Fall into fun seasonal projects


Published Oct 12, 2010 at 05:00AM / Updated Nov 19, 2013 at 12:31AM

The arrival of autumn is a good thing on its own, but these clever ideas make celebrating the season even better.

Broom care tips

1. Moisture can be good for brooms with bristles made of plant fibers (such as corn). Periodically sweeping dewy grass (or rain or snow off steps) will clean the fibers and keep them supple.

2. To maintain the shape of your broom, hang it on a wall or store it upside down.

3. If the bristles become splayed, submerge them in warm water for 30 seconds. Then wrap a rubber band around the bottom and hang the broom for a day or two. When you remove the band, the bristles’ form will be restored.

4. Add a rubber tip, such as a cane tip, to the handle of the broomstick. It will protect your walls from marks and help keep the broom in place between sweeps.

5. Clean the bristles by running them over a stiff edge, such as a deck stair or a front stoop.

Mulch, the easy way

Rather than bag fallen leaves for a sanitation truck to haul away, do yourself — and your garden — a favor by turning them into mulch. Rake the leaves into long rows and then run over them with a lawn mower to chop them up. Spread the mulch around flower beds, trees and plants to enrich the soil, minimize weeds and reduce watering frequency.

Spice it up

Use pumpkin pie spice to add a kick to more than just the traditional dessert.

Give drinks, dessert or breakfast a seasonal spin with this classic spice blend. It’s easy to make your own spice mix with just a few pantry staples: 1 tablespoon ground cinnamon, 2 teaspoons ground ginger and 1⁄2 teaspoon ground nutmeg. Add 2 tablespoons sugar for a sweetened version. The sweetened spice mix is delicious sprinkled on buttered toast or French toast. You can also make spiced whipped cream (add 2 teaspoons of the mix to 1⁄2 cup heavy cream before whipping) as a topping for hot coffee, Irish coffee, pie or cake.

Gourds go glamorous

Dried gourds are lovely on their own, but a glossy finish turns them into works of art. Choose gourds in different shapes and sizes, and pick a palette of autumnal colors that work with your decor.

For an easy centerpiece or other sculptural display, cover a work surface with kraft paper. Clean gourds with a damp cloth and sand off imperfections using fine-grit sandpaper. Paint the gourds with white primer and let dry overnight.

Spray sections of each gourd with glossy paint or enamel. Let dry for three hours. Turn gourds to spray unpainted areas. Let dry overnight. Repeat if necessary.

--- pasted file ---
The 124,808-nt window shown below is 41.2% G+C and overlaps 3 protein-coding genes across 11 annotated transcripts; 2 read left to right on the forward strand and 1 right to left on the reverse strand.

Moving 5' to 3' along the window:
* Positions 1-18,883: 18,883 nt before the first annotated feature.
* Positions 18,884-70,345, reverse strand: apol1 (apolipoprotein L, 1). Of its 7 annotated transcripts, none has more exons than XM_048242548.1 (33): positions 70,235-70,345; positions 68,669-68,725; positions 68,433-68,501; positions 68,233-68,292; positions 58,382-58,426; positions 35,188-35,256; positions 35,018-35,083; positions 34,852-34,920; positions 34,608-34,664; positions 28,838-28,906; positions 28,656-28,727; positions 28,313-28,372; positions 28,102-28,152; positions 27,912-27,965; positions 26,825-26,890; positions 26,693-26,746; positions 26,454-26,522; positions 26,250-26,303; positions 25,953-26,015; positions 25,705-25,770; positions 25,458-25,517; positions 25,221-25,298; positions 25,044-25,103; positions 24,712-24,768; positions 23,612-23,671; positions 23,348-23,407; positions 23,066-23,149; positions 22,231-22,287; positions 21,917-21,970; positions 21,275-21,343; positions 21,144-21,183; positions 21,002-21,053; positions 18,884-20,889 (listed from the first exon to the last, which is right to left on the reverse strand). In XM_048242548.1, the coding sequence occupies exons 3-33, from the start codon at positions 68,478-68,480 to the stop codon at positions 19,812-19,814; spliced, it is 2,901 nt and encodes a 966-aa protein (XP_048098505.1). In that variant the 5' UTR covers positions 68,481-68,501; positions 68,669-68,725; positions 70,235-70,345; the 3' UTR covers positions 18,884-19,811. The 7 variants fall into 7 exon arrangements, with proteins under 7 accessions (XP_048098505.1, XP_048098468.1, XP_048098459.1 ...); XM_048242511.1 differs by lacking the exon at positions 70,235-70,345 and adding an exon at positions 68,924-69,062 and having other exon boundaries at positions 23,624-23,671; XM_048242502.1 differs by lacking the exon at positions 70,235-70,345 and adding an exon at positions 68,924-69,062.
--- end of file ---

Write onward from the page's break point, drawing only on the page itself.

Pie crust bonus

When baking for the holidays, don’t toss out dough scraps, which can be used to make delectable hors d’oeuvres or cookies. Shape scraps into a disk and refrigerate until firm, about 30 minutes. Preheat oven to 375 degrees. Roll out dough on a lightly floured surface to 1⁄4-inch thickness and cut with a cookie cutter. Place cutouts on parchment-lined baking sheets. Chill until firm, about 30 minutes. Top with grated cheddar or Gruyere cheese; or brush with cream and sprinkle with poppy seeds or paprika. Bake until golden, about 15 minutes. Transfer on parchment to a wire rack. Let cool slightly before serving. For a sweet version, dust the cutouts with cinnamon sugar, instead of the cheese or spice, before baking.

Winterizing plants

The freeze-and-thaw cycle that root balls face this time of year can damage plants. If your planters are too heavy to move indoors, wrap the pots in cushioned packaging material for insulation. To hide the plastic, cover with burlap (available at hardware stores and garden centers).

Seasonal splendor

Autumn is harvest season for hazelnuts, pecans and walnuts. But there’s no need to squirrel them away for winter. Celebrate their abundance by fashioning them into a welcoming wreath.

Use any hard-shelled nuts, including acorns you gather from your own backyard. To make a wreath, you’ll need a 24-inch flat wooden wreath form, 2 pounds of walnuts and 1 pound of pecans in the shell, and 1 pound each of almonds and hazelnuts. Hot-glue walnuts to a 5-inch-long segment of one side of the wreath form, varying direction of nuts. Fill spaces between walnuts with the other nuts, gluing them to the form and the walnuts as you work.

Repeat, working in sections, to cover the wreath form completely. Be sure to adhere nuts to inner and outer edges of wreath form to conceal it entirely. Tie a wide ribbon around wreath.